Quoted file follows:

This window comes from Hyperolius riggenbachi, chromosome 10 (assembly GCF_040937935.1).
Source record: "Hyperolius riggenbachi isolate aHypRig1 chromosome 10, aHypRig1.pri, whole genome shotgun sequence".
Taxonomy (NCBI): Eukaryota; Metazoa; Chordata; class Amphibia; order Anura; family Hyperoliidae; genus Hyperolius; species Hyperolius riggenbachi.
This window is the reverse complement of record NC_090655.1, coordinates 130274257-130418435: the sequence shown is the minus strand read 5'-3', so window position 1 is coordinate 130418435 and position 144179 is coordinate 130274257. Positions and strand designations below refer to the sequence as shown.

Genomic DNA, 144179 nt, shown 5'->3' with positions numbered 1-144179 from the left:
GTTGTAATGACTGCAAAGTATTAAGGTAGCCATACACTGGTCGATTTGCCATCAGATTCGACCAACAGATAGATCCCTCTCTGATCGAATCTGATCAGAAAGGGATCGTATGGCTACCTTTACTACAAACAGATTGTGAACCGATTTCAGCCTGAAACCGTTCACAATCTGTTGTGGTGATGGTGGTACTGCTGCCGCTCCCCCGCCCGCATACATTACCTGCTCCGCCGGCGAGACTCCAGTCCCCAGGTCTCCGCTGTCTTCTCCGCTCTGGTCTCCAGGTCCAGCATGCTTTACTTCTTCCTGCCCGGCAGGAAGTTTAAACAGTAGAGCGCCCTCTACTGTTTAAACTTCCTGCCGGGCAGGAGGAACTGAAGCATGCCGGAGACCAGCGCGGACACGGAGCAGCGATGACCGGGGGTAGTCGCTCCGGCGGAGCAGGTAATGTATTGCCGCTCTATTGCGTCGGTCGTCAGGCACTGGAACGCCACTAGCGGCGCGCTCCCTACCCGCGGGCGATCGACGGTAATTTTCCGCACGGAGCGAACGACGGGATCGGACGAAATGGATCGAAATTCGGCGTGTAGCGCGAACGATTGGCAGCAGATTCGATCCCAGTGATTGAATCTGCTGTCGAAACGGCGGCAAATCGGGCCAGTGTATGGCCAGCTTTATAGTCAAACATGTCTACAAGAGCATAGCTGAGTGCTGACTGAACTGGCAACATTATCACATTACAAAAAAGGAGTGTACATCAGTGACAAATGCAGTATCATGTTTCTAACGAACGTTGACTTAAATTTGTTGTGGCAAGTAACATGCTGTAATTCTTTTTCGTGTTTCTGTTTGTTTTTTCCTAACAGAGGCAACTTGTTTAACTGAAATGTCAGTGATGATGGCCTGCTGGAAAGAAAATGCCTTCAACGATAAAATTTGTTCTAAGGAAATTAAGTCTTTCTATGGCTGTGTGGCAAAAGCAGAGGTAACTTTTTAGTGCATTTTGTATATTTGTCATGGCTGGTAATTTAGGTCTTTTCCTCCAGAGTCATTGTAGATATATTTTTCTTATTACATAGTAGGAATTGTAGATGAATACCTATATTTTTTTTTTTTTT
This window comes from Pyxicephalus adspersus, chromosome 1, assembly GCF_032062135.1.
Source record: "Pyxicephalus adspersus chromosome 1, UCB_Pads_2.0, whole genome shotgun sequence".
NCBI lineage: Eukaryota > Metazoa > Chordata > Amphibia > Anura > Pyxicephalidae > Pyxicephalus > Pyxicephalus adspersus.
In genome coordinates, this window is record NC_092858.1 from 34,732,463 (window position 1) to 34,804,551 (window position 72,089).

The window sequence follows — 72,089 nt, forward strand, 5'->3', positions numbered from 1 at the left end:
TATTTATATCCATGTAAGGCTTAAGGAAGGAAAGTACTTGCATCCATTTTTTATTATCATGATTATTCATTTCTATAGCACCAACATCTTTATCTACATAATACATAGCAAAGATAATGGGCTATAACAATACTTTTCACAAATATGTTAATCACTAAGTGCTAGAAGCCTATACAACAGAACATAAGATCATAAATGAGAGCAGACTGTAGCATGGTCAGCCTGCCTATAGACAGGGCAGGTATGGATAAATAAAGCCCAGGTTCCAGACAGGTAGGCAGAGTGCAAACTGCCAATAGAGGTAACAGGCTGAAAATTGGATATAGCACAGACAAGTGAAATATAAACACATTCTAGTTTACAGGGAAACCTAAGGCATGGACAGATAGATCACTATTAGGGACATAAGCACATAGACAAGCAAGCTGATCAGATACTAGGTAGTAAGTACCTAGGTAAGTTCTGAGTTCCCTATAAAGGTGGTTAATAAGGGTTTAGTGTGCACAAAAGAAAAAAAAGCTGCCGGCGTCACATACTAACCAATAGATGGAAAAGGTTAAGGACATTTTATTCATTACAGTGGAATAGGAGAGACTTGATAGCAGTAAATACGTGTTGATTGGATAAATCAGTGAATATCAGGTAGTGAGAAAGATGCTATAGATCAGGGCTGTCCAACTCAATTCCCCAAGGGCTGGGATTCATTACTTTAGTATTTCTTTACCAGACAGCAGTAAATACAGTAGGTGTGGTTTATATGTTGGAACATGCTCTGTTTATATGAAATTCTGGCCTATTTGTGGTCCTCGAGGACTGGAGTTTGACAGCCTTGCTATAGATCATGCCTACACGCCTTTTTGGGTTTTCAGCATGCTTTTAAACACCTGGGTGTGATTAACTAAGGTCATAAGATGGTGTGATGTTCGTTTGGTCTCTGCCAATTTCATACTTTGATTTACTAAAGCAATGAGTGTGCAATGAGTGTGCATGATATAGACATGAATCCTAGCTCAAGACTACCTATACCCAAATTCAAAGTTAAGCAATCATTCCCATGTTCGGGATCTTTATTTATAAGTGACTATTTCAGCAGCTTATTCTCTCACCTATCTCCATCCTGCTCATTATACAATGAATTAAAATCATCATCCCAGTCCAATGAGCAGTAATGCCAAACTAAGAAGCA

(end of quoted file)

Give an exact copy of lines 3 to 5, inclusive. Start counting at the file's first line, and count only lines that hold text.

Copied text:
Taxonomy (NCBI): Eukaryota; Metazoa; Chordata; class Amphibia; order Anura; family Hyperoliidae; genus Hyperolius; species Hyperolius riggenbachi.
This window is the reverse complement of record NC_090655.1, coordinates 130274257-130418435: the sequence shown is the minus strand read 5'-3', so window position 1 is coordinate 130418435 and position 144179 is coordinate 130274257. Positions and strand designations below refer to the sequence as shown.

Genomic DNA, 144179 nt, shown 5'->3' with positions numbered 1-144179 from the left: